THE PRODIGALS To 29 August.

Edinburgh.

THE PRODIGALS
by Joe Harmston and Ray Goudie.

Inspire at Gilded Balloon Teviot (Venue 14) Teviot Row House, Edinburgh EH8 9AJ To 29 August 2011.
5pm.
Runs 1hr No interval.

TICKETS: 0131 662 6552.
Review: Mark Courtice 11 August.

Ambitious musical asks interesting questions.
Two brothers: one lives up to his father’s ambitions and the other goes off the rails. It’s brave to take on this particular story in creating a new musical, as it feels like it’s been done before.

There is something interesting here, though. The family are Army through and through; father is a colonel and the boys both soldiers. When Kyle Gibson buys himself out to be a rock star, perdition beckons as he gets involved with drugs and the death of his rock-star girlfriend. His brother meanwhile leads operations against the poppy fields of Afghanistan.

There is a long and honourable tradition of British working class musicals like Brassed Off and Spend, Spend, Spend, and this looks as if it could join them. After all it’s our working class young who are dying in our wars, and often are getting messed up by sudden fame and sudden disgrace by tabloid.

Here there are strong tunes, well sung (especially by David J Higgins as the father and Marc Mulcahey as the sensible son), and there is an energetic and capable cast. The laws of theatrical production demand a mixture of men and women, which means here there are more females in this army than the real one – but they are actually quite convincing. There is an excellent scene when the squaddies get kitted-up to go out on a mission that, despite being sung, combines authenticity and wit. The sleazy attractions of heroin are cleverly shown a by chorus of pink air-hostesses known as the Heroin Fairies.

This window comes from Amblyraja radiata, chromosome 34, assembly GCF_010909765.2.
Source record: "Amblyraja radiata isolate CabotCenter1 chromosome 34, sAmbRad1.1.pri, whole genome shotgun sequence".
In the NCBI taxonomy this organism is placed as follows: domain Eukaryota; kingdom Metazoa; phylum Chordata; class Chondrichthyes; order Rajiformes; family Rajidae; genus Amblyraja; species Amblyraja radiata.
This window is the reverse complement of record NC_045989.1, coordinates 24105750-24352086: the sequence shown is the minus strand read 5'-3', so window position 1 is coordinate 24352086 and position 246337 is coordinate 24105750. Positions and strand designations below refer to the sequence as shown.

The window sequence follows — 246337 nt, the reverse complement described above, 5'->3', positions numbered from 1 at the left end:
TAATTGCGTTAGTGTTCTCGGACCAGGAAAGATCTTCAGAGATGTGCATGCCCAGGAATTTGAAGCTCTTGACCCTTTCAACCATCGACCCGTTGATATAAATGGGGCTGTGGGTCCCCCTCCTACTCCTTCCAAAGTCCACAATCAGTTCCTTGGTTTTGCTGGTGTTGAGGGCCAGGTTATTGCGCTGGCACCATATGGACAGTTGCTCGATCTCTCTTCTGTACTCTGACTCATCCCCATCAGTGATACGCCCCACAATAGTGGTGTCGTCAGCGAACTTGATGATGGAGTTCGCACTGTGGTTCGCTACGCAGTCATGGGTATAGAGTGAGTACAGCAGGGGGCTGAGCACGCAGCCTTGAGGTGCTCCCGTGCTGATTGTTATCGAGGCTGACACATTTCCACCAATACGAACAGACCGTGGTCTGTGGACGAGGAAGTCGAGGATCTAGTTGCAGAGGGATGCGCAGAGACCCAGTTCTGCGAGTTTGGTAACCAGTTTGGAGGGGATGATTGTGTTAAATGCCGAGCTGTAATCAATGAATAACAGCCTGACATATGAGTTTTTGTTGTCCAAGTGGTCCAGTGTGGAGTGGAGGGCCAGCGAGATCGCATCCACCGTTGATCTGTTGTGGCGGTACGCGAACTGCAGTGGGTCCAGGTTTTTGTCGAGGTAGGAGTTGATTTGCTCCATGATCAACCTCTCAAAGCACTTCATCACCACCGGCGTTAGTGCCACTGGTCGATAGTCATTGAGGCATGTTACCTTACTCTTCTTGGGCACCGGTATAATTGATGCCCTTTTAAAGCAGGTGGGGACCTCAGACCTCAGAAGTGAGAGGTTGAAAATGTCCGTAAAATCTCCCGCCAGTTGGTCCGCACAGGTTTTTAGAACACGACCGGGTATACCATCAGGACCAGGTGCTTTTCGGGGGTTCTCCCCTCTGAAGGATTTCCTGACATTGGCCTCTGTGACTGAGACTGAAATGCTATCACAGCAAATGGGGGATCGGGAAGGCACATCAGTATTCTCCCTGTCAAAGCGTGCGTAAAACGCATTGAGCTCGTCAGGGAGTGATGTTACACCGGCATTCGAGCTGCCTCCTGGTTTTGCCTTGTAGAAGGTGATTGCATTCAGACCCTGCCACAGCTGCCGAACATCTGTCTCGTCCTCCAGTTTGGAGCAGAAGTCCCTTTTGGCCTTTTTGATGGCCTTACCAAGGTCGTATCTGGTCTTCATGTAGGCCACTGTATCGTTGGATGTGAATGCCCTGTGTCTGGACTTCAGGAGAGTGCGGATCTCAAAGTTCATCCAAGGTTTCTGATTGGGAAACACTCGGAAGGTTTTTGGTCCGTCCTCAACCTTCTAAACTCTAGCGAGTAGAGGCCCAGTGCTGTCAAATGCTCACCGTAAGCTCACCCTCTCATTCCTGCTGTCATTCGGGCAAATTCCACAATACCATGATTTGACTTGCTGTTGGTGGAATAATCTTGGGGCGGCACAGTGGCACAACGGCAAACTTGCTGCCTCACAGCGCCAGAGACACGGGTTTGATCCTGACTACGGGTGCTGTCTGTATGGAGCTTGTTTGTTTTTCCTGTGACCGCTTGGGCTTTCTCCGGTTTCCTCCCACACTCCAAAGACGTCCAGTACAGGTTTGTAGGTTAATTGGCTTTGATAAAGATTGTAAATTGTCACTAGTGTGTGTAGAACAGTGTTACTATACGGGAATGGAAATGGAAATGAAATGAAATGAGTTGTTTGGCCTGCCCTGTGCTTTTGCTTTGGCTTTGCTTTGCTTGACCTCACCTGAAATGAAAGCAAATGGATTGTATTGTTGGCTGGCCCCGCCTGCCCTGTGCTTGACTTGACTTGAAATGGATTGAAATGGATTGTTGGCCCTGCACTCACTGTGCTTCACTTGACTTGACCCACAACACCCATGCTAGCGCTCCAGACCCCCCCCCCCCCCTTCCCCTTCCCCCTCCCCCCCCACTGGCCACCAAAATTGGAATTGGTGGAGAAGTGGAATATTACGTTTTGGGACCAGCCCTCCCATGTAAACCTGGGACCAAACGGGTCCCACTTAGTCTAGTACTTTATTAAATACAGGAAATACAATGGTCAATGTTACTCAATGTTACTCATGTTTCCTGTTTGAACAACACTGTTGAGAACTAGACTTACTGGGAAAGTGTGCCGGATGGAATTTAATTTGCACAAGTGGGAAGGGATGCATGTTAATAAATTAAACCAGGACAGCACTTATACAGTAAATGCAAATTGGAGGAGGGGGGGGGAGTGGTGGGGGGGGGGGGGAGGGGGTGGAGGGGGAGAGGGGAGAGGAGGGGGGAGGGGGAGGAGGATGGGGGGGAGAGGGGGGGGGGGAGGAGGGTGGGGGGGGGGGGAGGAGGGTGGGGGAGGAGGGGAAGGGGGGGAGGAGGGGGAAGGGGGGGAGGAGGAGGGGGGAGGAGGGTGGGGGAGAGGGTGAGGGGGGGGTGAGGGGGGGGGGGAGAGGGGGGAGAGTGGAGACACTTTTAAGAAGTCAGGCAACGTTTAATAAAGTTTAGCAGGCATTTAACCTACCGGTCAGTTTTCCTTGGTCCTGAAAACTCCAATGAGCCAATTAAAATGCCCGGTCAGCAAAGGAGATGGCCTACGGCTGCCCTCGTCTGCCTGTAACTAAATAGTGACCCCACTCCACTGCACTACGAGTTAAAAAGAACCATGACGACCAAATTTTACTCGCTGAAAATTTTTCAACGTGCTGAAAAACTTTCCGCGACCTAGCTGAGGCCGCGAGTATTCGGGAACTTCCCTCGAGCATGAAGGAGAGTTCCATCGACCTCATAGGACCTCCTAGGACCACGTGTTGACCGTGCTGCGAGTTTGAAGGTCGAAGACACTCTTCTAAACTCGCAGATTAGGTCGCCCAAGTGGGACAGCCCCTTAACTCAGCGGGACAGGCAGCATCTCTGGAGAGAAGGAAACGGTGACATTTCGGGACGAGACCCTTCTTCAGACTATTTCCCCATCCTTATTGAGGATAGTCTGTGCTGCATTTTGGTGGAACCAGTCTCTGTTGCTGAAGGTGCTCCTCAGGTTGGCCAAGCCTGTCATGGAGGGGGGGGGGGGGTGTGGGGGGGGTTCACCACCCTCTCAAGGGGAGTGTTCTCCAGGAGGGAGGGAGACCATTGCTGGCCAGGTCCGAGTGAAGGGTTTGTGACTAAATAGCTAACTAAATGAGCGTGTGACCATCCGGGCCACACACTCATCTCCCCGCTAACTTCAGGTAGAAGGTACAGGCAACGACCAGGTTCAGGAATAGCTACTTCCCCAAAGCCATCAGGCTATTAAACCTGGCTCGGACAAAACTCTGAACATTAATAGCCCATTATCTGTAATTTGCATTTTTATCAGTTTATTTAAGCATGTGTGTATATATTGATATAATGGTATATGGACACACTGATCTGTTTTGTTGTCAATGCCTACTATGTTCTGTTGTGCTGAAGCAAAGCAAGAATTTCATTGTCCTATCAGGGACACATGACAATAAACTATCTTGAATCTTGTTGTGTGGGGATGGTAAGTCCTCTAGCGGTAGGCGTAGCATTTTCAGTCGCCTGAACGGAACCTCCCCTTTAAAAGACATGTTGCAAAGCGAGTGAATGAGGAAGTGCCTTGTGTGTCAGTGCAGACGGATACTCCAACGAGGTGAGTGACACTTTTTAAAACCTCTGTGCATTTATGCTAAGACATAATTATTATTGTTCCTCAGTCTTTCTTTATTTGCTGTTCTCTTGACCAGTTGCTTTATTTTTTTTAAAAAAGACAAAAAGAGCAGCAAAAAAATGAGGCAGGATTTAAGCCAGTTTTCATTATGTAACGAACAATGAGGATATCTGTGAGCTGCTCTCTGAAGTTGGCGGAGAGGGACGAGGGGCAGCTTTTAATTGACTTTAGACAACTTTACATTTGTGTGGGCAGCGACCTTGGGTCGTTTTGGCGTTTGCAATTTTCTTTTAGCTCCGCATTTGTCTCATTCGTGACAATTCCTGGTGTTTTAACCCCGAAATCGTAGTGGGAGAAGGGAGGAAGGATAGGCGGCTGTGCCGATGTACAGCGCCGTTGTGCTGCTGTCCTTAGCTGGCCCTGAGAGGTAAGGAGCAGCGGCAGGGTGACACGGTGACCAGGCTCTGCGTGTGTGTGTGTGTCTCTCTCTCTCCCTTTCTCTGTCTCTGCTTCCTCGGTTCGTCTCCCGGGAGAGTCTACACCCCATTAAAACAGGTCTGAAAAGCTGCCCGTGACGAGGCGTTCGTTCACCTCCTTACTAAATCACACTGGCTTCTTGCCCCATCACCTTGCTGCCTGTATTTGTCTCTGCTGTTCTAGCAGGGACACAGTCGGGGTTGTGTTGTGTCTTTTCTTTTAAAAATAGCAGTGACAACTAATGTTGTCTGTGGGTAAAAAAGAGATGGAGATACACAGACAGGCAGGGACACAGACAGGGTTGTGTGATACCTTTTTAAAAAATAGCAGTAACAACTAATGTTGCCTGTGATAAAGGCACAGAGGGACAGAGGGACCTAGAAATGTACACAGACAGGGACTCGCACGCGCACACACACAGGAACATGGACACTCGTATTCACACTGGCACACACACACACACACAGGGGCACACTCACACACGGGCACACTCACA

The production is given the best of everything. It’s well directed and designed. A clever cage does duty as gaol, helicopter and the containers of Camp Bastion, and it’s glossily lit. The choreography nods to the marching rhythms without taking the mickey, but is also contemporary, exciting and tightly danced.

There’s space for it to be more adventurous musically and politically to match its subject, but this is an ambitious project that takes a different view of some sophisticated questions about being young, famous – and a father.

Kelly Byrne: Lucie Jones.
Kyle Gibson: Aaron Sidwell.
Luke Gibson: David J Higgins.
Mike Gibson: Marc Mulcahey.
Tutu: Hayley Ainsley.
Disco: Omari Bernard.
Bolly: Emma Franklin.
Beat: Simeon John-Wake.
Mac: Chris Neuman.
Ice: Heather Scott-Martin.
MC: Daniel 7.
Magic: Sarah Wilkie.

Director: Joe Harmston.
Cesigner/Costume: Sean Cavanagh.
Lighting: Ben Cracknell.
Sound Ben Harrison.
Choreographer: Natalie Murdoch.

2011-08-22 01:48:43

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